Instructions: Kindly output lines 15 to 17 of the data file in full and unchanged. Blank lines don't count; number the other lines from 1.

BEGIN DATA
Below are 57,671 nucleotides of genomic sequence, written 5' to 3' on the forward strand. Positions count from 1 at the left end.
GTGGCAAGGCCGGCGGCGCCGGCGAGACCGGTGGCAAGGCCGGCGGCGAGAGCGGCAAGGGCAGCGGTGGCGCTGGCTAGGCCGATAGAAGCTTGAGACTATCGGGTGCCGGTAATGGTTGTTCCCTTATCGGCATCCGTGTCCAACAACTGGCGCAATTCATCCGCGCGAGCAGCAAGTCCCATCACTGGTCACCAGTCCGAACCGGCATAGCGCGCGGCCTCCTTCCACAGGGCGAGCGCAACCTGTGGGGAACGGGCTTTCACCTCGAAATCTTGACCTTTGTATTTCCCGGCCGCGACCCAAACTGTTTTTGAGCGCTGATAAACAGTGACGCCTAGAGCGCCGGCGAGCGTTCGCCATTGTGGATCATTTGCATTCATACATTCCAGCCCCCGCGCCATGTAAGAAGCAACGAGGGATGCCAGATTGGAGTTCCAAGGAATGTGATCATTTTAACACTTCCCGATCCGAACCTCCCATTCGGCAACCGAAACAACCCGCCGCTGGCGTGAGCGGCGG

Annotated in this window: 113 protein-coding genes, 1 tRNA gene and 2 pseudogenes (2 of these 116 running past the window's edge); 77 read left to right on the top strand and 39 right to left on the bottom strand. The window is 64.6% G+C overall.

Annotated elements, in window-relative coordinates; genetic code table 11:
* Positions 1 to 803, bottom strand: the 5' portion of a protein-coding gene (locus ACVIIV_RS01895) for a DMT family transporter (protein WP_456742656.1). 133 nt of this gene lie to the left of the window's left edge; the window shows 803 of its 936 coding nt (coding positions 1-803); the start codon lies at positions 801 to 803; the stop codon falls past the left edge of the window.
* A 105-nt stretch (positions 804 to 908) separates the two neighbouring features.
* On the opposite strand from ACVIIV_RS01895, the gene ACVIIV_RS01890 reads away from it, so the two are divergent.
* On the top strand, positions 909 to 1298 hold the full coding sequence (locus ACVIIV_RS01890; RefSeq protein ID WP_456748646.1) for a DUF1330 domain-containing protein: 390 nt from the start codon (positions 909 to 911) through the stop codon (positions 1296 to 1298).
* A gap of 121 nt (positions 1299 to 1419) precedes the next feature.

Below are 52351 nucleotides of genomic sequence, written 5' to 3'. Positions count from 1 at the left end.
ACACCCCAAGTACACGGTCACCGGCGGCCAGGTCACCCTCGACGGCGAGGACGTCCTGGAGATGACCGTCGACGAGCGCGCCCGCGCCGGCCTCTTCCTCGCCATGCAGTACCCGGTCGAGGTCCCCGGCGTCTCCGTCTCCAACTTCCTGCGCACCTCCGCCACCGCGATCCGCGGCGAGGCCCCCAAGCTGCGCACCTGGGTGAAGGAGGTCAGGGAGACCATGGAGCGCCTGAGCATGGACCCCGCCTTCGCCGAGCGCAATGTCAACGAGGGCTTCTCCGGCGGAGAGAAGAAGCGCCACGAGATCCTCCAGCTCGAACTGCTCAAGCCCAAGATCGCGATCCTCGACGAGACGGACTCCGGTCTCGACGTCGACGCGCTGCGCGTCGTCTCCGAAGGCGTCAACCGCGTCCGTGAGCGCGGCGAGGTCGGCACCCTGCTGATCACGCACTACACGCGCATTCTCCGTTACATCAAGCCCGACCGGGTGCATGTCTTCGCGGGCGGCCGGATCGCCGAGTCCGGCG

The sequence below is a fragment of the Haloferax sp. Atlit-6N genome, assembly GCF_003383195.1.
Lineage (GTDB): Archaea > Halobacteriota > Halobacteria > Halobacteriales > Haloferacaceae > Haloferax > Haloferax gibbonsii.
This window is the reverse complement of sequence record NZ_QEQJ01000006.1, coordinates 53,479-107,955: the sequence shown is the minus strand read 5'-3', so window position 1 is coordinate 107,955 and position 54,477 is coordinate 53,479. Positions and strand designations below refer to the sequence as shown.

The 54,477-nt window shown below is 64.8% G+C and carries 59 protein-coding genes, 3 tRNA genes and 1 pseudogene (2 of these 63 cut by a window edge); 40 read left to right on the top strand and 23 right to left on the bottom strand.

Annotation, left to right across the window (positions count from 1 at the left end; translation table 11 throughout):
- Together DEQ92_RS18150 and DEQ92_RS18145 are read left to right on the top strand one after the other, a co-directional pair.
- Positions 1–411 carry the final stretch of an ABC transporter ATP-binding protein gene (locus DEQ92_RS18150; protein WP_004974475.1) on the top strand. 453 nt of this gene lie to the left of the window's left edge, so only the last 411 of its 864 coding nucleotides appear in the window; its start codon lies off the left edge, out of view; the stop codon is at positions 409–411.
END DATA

The 54,477-nt window shown below is 64.8% G+C and carries 59 protein-coding genes, 3 tRNA genes and 1 pseudogene (2 of these 63 cut by a window edge); 40 read left to right on the top strand and 23 right to left on the bottom strand.

Annotation, left to right across the window (positions count from 1 at the left end; translation table 11 throughout):
- Together DEQ92_RS18150 and DEQ92_RS18145 are read left to right on the top strand one after the other, a co-directional pair.